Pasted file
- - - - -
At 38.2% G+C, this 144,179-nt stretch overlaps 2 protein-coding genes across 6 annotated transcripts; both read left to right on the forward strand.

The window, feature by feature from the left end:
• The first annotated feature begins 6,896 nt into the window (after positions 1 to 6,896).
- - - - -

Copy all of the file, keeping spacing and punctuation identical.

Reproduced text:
At 38.2% G+C, this 144,179-nt stretch overlaps 2 protein-coding genes across 6 annotated transcripts; both read left to right on the forward strand.

The window, feature by feature from the left end:
• The first annotated feature begins 6,896 nt into the window (after positions 1 to 6,896).